Benet Wilson

Strange But True General Aviation News

November 5, 2012 by Benét Wilson

It’s a runway, it’s a highway. Pilot John Wright found himself making an emergency landing on I-95 in Georgia’s McIntosh County, reports WTVM-TV.  He was not injured.

The timing for this purchase was bad. Nigerian Gov. Rotimi Amaechi of Rivers State is getting some flak after taking delivery of a new $45 million Bombardier Global 5000 right after thousands of residents in his state have been displaced by the worst flooding crisis in the state’s history, reports the Osun Defender.  He traded in an Embraer Legacy 600 to buy the new jet.

Talk about the frozen tundra…A Cessna 207 enroute from Emmonak to Kotlik, Alaska, ended up making a tundra landing after developing engine problems, reports KTUU-TV.  The pilot and his passenger were uninjured.

Do the crime, do the time.  Jerry Edward Kuwata, a former executive at Lincoln-based aircraft parts company WECO Aerospace Systems Inc., is facing up to 20 years in prison after pleading guilty to endangering aircraft, reports KSWT-TV.  He used uncertified parts and falsely certified that the FAA approved their use in aircraft repair.

Glad this one got caught.  Adam Gardenhire has pleaded guilty to pointing a laser at aircraft including a Cessna jet and a police helicopter, reports the Sacramento Bee.  He could get up to five years in federal prison and a $250,000 fine.

China sets up a no-fly zone.  The Chinese government has started to clamp down on the sale of radio-controlled helicopters and planes, reports the Globe and Mail.  The government made the move as it tightens security as the Communist Party begins a major transfer of power starting on Nov. 8.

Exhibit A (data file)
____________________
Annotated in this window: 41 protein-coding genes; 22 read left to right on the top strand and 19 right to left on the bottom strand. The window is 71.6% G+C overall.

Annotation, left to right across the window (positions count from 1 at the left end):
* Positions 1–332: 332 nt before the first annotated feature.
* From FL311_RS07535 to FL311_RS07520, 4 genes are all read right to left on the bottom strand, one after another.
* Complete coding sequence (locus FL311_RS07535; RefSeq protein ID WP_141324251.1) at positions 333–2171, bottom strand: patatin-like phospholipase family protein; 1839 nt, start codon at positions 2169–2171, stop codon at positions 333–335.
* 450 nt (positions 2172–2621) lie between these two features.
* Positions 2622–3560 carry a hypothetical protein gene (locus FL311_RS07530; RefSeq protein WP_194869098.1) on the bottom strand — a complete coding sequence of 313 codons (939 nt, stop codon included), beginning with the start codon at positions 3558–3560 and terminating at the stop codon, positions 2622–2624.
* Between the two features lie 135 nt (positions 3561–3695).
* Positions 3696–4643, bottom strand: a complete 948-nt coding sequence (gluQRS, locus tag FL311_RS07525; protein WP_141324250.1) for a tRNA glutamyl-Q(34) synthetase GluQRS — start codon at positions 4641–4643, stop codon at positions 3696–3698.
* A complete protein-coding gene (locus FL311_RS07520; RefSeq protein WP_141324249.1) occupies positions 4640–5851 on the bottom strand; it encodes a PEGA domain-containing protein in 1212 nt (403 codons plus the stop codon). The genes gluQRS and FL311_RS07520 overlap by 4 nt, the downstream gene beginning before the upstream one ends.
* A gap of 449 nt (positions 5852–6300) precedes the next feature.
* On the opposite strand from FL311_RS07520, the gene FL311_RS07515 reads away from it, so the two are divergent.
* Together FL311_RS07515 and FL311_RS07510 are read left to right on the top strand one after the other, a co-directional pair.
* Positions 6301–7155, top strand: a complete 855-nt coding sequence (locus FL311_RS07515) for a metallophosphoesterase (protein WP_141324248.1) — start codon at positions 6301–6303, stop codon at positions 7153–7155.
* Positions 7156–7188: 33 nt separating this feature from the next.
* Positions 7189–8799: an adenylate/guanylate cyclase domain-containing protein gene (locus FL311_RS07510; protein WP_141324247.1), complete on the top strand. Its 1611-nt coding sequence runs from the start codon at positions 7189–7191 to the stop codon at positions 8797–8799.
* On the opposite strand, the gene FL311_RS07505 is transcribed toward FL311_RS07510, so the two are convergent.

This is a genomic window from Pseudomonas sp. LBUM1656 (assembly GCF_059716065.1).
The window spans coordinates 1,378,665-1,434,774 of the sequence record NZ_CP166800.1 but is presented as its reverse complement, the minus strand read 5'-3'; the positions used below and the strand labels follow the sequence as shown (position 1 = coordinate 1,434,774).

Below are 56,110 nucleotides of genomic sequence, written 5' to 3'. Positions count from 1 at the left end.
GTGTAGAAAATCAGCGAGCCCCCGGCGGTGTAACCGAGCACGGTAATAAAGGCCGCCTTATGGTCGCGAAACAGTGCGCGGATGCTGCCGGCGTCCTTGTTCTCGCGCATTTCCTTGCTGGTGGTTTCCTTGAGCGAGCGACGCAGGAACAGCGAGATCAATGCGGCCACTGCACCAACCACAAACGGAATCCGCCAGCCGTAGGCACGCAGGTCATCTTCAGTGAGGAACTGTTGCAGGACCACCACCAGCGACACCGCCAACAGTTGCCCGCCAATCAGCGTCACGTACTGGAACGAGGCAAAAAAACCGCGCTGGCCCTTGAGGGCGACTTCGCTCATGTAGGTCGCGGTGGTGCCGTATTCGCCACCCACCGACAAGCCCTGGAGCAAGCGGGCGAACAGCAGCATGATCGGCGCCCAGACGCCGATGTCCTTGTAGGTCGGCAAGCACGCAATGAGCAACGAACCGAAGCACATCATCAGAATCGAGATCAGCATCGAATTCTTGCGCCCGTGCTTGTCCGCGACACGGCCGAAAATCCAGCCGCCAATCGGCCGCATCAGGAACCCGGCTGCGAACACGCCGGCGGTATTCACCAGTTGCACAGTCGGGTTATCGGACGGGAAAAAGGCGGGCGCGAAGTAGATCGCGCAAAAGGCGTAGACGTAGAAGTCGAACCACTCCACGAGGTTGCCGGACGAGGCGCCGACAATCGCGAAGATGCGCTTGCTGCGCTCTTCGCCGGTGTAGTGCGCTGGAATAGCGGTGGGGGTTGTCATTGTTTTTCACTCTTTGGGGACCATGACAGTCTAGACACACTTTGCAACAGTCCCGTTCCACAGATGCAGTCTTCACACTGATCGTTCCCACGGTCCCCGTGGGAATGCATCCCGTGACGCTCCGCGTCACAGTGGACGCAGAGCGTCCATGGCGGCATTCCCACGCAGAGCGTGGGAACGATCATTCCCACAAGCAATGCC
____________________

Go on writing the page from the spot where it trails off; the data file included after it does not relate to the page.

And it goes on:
We’ll end the week with this cool time-lapse video by Duncan Aviation on the painting of a Gulfstream GV at its new facility in Lincoln, Neb. Enjoy!

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One Response to “Strange But True General Aviation News”

  1. Bret Viets Says:

    I think it is good that action has been taken against a laser user, but I am still wondering why
    as pilots we can report a bird strike on line, and laser reporting requires an fax. There
    is a location for the general public to report online. I am constantly on the road so sending a fax
    is either not an option or requires that I pay a hotel to send it. Last spring I was being targeted
    by a laser. I reported it to the closest control tower, then I used the general public online portal
    to report it to the FAA. Since I fly an airship, I was able to capture the incident on video and still shots and even captured a picture of the person standing in front of their house commiting the
    crime, which provided me an address. I gave the information to the FAA and they did nothing.

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